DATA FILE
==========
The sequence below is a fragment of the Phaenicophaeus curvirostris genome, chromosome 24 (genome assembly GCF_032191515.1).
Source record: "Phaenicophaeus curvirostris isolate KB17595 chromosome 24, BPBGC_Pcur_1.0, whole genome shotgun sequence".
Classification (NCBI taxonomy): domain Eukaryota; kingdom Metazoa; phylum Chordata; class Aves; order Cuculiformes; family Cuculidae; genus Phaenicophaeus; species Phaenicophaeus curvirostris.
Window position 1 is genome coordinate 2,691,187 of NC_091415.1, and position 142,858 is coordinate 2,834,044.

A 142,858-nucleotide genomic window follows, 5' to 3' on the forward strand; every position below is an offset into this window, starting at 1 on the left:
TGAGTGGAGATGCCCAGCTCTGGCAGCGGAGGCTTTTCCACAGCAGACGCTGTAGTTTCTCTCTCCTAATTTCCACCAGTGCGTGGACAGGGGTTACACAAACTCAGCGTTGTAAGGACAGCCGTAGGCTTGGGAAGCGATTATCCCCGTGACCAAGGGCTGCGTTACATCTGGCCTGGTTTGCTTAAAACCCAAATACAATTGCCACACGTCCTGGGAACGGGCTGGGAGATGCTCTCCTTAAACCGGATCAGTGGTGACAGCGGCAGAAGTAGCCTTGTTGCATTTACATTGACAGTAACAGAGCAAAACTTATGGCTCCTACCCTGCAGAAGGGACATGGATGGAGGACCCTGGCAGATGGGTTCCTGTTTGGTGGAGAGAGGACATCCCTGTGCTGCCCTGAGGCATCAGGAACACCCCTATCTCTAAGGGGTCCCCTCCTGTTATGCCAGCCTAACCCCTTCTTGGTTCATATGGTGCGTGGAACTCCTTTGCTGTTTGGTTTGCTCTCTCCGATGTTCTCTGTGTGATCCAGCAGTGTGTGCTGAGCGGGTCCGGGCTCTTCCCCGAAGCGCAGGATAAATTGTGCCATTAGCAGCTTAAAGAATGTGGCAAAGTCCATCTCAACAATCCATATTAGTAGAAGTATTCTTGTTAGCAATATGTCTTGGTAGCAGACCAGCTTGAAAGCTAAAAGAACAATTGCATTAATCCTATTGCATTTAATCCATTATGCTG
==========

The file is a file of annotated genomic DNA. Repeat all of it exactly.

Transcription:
The sequence below is a fragment of the Phaenicophaeus curvirostris genome, chromosome 24 (genome assembly GCF_032191515.1).
Source record: "Phaenicophaeus curvirostris isolate KB17595 chromosome 24, BPBGC_Pcur_1.0, whole genome shotgun sequence".
Classification (NCBI taxonomy): domain Eukaryota; kingdom Metazoa; phylum Chordata; class Aves; order Cuculiformes; family Cuculidae; genus Phaenicophaeus; species Phaenicophaeus curvirostris.
Window position 1 is genome coordinate 2,691,187 of NC_091415.1, and position 142,858 is coordinate 2,834,044.

A 142,858-nucleotide genomic window follows, 5' to 3' on the forward strand; every position below is an offset into this window, starting at 1 on the left:
TGAGTGGAGATGCCCAGCTCTGGCAGCGGAGGCTTTTCCACAGCAGACGCTGTAGTTTCTCTCTCCTAATTTCCACCAGTGCGTGGACAGGGGTTACACAAACTCAGCGTTGTAAGGACAGCCGTAGGCTTGGGAAGCGATTATCCCCGTGACCAAGGGCTGCGTTACATCTGGCCTGGTTTGCTTAAAACCCAAATACAATTGCCACACGTCCTGGGAACGGGCTGGGAGATGCTCTCCTTAAACCGGATCAGTGGTGACAGCGGCAGAAGTAGCCTTGTTGCATTTACATTGACAGTAACAGAGCAAAACTTATGGCTCCTACCCTGCAGAAGGGACATGGATGGAGGACCCTGGCAGATGGGTTCCTGTTTGGTGGAGAGAGGACATCCCTGTGCTGCCCTGAGGCATCAGGAACACCCCTATCTCTAAGGGGTCCCCTCCTGTTATGCCAGCCTAACCCCTTCTTGGTTCATATGGTGCGTGGAACTCCTTTGCTGTTTGGTTTGCTCTCTCCGATGTTCTCTGTGTGATCCAGCAGTGTGTGCTGAGCGGGTCCGGGCTCTTCCCCGAAGCGCAGGATAAATTGTGCCATTAGCAGCTTAAAGAATGTGGCAAAGTCCATCTCAACAATCCATATTAGTAGAAGTATTCTTGTTAGCAATATGTCTTGGTAGCAGACCAGCTTGAAAGCTAAAAGAACAATTGCATTAATCCTATTGCATTTAATCCATTATGCTG